Volume of Distribution Vd

A high volume of distribution (Vd) can be advantageous for targets where efficacy correlates with the ability of compounds to penetrate tissues, for instance, high tumor concentrations for oncology targets and high brain uptake for CNS targets. In addition, for compounds with comparable clearance, a high Vd translates into longer half-life (t1/2) values and better durations of action. In contrast, high volumes may also result in pharmacology based toxicities due to potentially ubiquitously higher tissue exposures.

While volume of distribution is mostly determined via the conventional plasma pharmacokinetics, prediction of Vd has been attempted by a number of laboratories using tissue/ plasma drug concentration ratio, plasma protein binding, lipophilicity (e.g. logD), etc. (Poulin and Theil, 2002; Lombardo et al., 2002 and 2004).

A. Brain uptake

A number of imidazole-based small molecules were identified as antagonists for the melanocortin 4 (MC4) receptor, a CNS target responsible for body weight regulation and energy homeostasis (Vos et al., 2004 and Marsilje et al., 2004). Permeability studies in Caco-2 cells suggested that these molecules are not substrates for efflux pumps (e.g. Pgp). Uptake of these molecules into brain was

Figure 5. Correlation between the brain plasma ratios vs. volume of distributions at steady state (Vss) (R2 = 0.8) for a group of seven MC4 antagonists (♦ one-hour samples, ■ four-hour samples).

Figure 5. Correlation between the brain plasma ratios vs. volume of distributions at steady state (Vss) (R2 = 0.8) for a group of seven MC4 antagonists (♦ one-hour samples, ■ four-hour samples).

evaluated in rats. Compounds were dosed intravenously (IV) to rats (1mg/kg) and the PK parameters CLp, Vd, t1/2, and AUC were calculated. Oral studies at the doses of 10 mg/kg were also conducted and brain tissues were collected. Brain concentrations of drug molecules were measured and brain to plasma ratios were calculated. A good correlation (R2 = 0.8) between the brain to plasma ratios vs. Vd was observed (Figure 5) (Yin et al., 2004). This result led the DMPK team to use Vd values in screening compounds for selective brain uptake studies, which expedited compound advancement to oral efficacy evaluations.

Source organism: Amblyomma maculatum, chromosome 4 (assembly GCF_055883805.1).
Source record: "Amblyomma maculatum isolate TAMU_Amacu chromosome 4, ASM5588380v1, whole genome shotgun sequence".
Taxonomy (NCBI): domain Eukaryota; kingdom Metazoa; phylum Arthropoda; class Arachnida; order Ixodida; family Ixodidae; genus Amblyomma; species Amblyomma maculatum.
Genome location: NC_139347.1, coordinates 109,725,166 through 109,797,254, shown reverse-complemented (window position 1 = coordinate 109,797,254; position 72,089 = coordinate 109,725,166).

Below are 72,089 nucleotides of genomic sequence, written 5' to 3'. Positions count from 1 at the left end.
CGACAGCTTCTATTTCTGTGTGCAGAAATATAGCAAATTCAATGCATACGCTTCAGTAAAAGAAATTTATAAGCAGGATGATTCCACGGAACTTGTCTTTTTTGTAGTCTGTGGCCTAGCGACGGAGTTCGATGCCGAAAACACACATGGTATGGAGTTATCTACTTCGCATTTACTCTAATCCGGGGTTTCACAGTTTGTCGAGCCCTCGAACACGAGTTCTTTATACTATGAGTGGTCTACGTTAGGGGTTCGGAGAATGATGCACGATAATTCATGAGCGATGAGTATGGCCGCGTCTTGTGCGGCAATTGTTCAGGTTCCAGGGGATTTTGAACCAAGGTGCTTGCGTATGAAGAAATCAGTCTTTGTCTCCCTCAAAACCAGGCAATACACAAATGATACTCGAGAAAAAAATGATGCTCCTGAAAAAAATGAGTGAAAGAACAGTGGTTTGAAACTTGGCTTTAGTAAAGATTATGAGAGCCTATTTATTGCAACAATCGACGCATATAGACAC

B. RBC partition

PK parameters (e.g. CLp, t1/2, Vd, etc.) of drug molecules are conventionally derived from plasma exposure measurements. This practice can sometimes give rise to misinterpretation of the disposition profiles of drug molecules. ML-X was a lead compound in one of our discovery programs and served as an example of an incorrect conclusion being made from only the plasma PK parameters. ML-X possesses high plasma CLp (8.7 L/hr/kg) and Vd (8.2 L/kg) in rats. However, the rat liver microsomal CLhep was relatively low (~2 L/h/kg) and the renal excretion was insignificant, suggesting that the high CLp may be due to a) the extra-hepatic metabolism, b) plasma instability, or c) high red blood cell (RBC) uptake. ML-X was found to be stable in the rat plasma. The ML-X RBC/plasma partitioning experiment was then conducted and the RBC/plasma ratios of ML-X in rats, mice, and humans were determined to be 28, 9, and 3, respectively. In addition, the whole blood CL (0.13 L/hr/kg) and Vd (0.58 L/kg) of ML-X in rats were determined and shown to be much lower than the plasma CLp and Vd (Figure 6). The RBC binding of ML-X was determined to be tight, concentration dependent, but reversible. Further studies in the blood of xenograft mice suggested that MLX binds to the carbonic anhydrase present in the RBCs (Wong et al., 1994). ML-X bound to RBC can be displaced by its structural analog and by chlorthalidone (Johnston et al., 1981), a sulfonamide diuretic known to strongly bind to carbonic

Figure 6. Whole blood and plasma concentration-time profiles of ML-X in male Sprague-Dawley rats following 1 mg/kg IV bolus dose (■ whole blood concentrations, ▲ plasma concentrations).

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Figure 7. Plasma concentration-time profiles of ML106 in mice (♦), Sprague-Dawley rats (■), dogs (▲), and monkeys (•) following 1 mg/kg IV bolus dose (rats and mice) or 5 min infusion (dogs and monkeys).

Figure 7. Plasma concentration-time profiles of ML106 in mice (♦), Sprague-Dawley rats (■), dogs (▲), and monkeys (•) following 1 mg/kg IV bolus dose (rats and mice) or 5 min infusion (dogs and monkeys).

anhydrases in the cytosol of RBC (Lettieri and Portelli 1983; Xia et al., 2004). Nova screen results also indicate that ML-X binds to carbonic anhydrases I and II with the IC50 value of 0.63 |M and < 0.16 |M, respectively.

The above results suggest that the high plasma CL and Vd of ML-X was a reflection of high RBC/plasma partitioning and tight binding to carbonic anhydrases. The DMPK team decided to screen compounds from this discovery project using whole blood PK parameters.

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